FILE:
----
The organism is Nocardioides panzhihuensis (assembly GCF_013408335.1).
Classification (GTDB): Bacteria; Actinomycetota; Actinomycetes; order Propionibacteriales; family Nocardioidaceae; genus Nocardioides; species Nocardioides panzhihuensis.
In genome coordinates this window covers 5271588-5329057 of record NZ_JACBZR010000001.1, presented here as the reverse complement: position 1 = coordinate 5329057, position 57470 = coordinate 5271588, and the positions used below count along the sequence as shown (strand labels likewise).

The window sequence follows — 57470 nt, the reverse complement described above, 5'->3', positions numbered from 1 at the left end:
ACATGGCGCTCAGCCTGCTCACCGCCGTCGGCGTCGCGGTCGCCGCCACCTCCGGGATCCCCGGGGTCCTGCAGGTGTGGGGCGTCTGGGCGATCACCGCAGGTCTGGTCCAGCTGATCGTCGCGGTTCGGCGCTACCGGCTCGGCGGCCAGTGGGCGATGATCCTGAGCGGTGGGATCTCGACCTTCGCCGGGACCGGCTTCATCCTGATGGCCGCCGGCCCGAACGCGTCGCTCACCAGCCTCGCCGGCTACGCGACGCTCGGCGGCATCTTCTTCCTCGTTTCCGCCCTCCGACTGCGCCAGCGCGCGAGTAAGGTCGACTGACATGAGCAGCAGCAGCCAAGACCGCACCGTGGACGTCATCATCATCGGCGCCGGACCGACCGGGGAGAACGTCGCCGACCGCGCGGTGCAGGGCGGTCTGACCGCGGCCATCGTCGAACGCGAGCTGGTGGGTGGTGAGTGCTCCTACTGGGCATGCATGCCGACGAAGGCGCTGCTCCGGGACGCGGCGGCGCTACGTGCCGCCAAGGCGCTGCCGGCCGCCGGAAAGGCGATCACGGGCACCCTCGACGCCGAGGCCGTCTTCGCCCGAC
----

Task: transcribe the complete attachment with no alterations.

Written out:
The organism is Nocardioides panzhihuensis (assembly GCF_013408335.1).
Classification (GTDB): Bacteria; Actinomycetota; Actinomycetes; order Propionibacteriales; family Nocardioidaceae; genus Nocardioides; species Nocardioides panzhihuensis.
In genome coordinates this window covers 5271588-5329057 of record NZ_JACBZR010000001.1, presented here as the reverse complement: position 1 = coordinate 5329057, position 57470 = coordinate 5271588, and the positions used below count along the sequence as shown (strand labels likewise).

The window sequence follows — 57470 nt, the reverse complement described above, 5'->3', positions numbered from 1 at the left end:
ACATGGCGCTCAGCCTGCTCACCGCCGTCGGCGTCGCGGTCGCCGCCACCTCCGGGATCCCCGGGGTCCTGCAGGTGTGGGGCGTCTGGGCGATCACCGCAGGTCTGGTCCAGCTGATCGTCGCGGTTCGGCGCTACCGGCTCGGCGGCCAGTGGGCGATGATCCTGAGCGGTGGGATCTCGACCTTCGCCGGGACCGGCTTCATCCTGATGGCCGCCGGCCCGAACGCGTCGCTCACCAGCCTCGCCGGCTACGCGACGCTCGGCGGCATCTTCTTCCTCGTTTCCGCCCTCCGACTGCGCCAGCGCGCGAGTAAGGTCGACTGACATGAGCAGCAGCAGCCAAGACCGCACCGTGGACGTCATCATCATCGGCGCCGGACCGACCGGGGAGAACGTCGCCGACCGCGCGGTGCAGGGCGGTCTGACCGCGGCCATCGTCGAACGCGAGCTGGTGGGTGGTGAGTGCTCCTACTGGGCATGCATGCCGACGAAGGCGCTGCTCCGGGACGCGGCGGCGCTACGTGCCGCCAAGGCGCTGCCGGCCGCCGGAAAGGCGATCACGGGCACCCTCGACGCCGAGGCCGTCTTCGCCCGAC